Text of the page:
A KEY milestone has been reached in the process of decommissioning Hunterston B nuclear power station.

The plant stopped generating energy in early 2022, and is now entering the final stage of its lifespan.

Earlier this month the first of two reactors at the station was successfully defuelled in what was described as a "safe and efficient" process which provides "value for money for the UK taxpayer".

Reactor 3, as it is known, was defuelled in 16 months, with work due to start shortly on the station’s second reactor.

Reactor 4 at Hunterston B was shut down for the last time on January 7, 2022, ending production at the site after nearly 47 years.

Energy firm EDF, which manages the plant, says that the aim is now to have the second reactor defueled and all spent fuel sent to Sellafield by mid-2025, prior to transfer of site ownership to the Nuclear Decommissioning Authority (NDA) in 2026.

The NDA’s subsidiary, Magnox, is accountable for the long-term decommissioning of the country's advanced gas-cooled reactors (AGRs), and EDF says it is working closely with them on plans for the seamless transfer of Hunterston B in a timely manner.

Hunterston B’s station director, Joe Struthers, said: “Since the station stopped generating in January 2022 the team has been completely focused on doing this job safely and efficiently, providing value for money for the UK taxpayer.

“I am delighted with the dedication shown. While defueling is similar to the refuelling we carried out here for 46 years, the team at Hunterston B should be proud of the way they have adapted to our new mission, finding a whole new rhythm of working.”

EDF’s nuclear decommissioning director, Paul Morton, said Hunterston B is "setting the standard" for other AGRs entering this same stage of their lifespan.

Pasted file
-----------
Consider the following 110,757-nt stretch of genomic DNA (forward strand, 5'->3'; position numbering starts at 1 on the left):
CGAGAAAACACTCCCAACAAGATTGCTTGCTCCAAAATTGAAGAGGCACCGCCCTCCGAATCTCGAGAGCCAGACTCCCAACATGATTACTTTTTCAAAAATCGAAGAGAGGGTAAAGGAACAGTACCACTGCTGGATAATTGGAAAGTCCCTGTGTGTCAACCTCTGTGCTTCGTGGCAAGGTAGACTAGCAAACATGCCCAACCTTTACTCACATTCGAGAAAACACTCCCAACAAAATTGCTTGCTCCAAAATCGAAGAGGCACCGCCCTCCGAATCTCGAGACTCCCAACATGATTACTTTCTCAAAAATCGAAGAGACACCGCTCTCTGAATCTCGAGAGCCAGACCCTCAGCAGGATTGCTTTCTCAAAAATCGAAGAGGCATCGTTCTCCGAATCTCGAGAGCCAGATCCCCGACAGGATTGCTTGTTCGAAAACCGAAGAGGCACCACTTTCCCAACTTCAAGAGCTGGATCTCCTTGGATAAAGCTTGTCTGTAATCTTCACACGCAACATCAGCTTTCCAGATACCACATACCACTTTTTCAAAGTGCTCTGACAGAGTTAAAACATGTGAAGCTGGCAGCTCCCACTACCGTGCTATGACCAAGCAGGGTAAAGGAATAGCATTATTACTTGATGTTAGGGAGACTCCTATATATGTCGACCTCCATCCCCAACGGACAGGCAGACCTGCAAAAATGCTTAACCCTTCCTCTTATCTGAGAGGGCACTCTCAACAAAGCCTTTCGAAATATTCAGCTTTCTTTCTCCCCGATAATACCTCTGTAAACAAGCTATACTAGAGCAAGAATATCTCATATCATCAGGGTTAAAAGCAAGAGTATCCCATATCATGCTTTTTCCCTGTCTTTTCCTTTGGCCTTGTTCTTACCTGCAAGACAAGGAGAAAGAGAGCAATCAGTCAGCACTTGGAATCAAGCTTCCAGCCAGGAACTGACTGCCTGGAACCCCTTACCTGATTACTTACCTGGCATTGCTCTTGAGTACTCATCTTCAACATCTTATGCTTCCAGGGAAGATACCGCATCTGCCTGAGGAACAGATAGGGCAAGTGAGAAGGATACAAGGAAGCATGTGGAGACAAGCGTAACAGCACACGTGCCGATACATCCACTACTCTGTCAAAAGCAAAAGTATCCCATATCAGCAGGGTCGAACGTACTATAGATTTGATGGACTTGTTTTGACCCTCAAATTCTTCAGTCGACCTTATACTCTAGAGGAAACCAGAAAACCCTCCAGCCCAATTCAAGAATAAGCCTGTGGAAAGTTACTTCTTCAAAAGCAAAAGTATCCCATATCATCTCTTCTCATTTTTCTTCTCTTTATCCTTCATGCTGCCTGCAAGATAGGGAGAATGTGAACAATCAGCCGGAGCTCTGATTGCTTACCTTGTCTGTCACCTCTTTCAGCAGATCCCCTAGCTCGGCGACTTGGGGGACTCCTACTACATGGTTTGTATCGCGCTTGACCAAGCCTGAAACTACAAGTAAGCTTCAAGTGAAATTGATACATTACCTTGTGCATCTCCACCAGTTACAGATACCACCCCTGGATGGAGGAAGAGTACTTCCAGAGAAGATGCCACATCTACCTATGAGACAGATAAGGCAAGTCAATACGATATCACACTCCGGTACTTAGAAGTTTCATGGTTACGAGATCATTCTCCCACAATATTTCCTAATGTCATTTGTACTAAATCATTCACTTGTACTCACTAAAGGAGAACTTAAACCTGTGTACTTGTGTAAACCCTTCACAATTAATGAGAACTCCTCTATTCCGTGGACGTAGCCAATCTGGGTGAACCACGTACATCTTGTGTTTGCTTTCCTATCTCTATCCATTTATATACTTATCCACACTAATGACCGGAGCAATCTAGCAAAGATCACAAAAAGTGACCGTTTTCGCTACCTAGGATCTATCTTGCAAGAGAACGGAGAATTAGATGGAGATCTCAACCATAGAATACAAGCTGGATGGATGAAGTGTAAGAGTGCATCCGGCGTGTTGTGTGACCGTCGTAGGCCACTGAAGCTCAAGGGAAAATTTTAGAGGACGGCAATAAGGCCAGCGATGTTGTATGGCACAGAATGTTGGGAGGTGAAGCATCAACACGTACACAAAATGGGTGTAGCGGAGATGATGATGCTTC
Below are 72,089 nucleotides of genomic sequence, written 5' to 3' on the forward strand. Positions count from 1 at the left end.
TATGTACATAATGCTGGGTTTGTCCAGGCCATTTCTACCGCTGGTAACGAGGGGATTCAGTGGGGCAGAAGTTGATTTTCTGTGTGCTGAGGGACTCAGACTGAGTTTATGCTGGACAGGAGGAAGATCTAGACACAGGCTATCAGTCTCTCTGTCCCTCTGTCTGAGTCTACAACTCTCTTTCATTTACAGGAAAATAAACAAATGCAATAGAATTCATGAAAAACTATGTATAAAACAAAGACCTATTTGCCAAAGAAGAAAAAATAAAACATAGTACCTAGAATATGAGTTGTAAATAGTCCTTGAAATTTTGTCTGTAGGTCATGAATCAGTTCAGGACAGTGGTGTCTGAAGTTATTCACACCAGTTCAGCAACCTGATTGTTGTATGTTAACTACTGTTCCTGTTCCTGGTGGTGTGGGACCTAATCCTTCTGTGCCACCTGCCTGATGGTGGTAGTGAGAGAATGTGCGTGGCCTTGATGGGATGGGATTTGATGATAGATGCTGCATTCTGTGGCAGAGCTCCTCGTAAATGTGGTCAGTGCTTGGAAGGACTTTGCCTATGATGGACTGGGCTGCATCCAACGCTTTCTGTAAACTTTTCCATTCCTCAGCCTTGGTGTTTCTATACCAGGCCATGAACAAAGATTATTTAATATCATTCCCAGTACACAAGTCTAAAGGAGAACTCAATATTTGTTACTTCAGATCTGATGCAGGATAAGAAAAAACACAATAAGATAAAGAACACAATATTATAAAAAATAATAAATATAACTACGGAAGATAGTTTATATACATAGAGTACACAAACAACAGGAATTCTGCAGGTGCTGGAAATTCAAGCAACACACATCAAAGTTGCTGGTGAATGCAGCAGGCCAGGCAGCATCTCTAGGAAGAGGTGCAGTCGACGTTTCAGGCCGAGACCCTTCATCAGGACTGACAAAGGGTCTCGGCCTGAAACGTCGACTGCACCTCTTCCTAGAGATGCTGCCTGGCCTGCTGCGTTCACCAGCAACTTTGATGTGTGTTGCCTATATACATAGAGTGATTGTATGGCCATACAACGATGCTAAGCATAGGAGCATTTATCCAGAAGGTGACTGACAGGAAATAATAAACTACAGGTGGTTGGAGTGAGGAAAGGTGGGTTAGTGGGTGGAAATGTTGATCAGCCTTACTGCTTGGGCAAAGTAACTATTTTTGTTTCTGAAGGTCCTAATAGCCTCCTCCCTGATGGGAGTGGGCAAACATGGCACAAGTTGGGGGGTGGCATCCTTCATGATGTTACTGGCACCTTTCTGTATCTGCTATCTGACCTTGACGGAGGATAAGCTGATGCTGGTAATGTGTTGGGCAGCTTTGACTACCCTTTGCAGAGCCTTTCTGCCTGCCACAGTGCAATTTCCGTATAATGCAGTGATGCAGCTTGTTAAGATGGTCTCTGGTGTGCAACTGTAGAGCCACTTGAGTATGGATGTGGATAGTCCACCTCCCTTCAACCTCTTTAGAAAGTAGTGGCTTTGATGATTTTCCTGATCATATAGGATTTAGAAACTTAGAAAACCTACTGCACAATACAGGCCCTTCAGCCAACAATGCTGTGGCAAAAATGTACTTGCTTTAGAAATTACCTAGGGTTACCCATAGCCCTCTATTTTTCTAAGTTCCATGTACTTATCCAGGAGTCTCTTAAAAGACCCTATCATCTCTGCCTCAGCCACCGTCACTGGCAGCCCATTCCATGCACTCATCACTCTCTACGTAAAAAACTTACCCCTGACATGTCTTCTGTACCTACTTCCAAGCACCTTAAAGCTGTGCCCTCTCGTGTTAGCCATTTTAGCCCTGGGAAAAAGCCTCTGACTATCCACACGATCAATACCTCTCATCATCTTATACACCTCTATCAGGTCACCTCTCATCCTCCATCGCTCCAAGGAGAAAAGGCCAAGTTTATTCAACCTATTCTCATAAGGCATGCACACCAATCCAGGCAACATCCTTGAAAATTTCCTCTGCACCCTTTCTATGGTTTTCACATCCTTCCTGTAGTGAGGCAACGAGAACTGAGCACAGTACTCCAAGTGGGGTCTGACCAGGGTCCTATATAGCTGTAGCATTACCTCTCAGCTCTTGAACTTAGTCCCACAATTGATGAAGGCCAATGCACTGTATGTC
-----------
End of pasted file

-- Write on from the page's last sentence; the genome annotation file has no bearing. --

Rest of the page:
Alongside Hunterston B, the defuelling process has also begun at the Hinkley Point B plant in Somerset and Dungeness B in Kent.

Mr Morton said: “EDF has invested more than £7 billion in the UK nuclear fleet since acquisition in 2009. That investment has helped secure life extensions for these sites and maximise nuclear's contribution to energy security.

“Now, in defueling, Hunterston B is setting the standard for the rest of the fleet, and demonstrating the nuclear industry can deliver, working closely with key partners like Sellafield, who are so crucial to the success of the defueling programme.

“Defueling the first of these reactors on time and on budget shows EDF’s commitment to delivering on this contract, ensuring this site is ready for transfer to Magnox in 2026.”

The UK's AGR stations are currently forecast to stop generating in 2028, though EDF say they will continue to review lifetimes to ensure its four remaining generating stations can continue to support the UK’s energy security for as long as it is safe and commercially viaDle to do so.

Over the last 50 years, the seven AGR power stations across the UK have generated more than 1,800TWh of zero carbon electricity, enough to power every UK home for more than 16 years.

The carbon avoided by using nuclear instead of pas stations is equal to nine years of UK car emissions.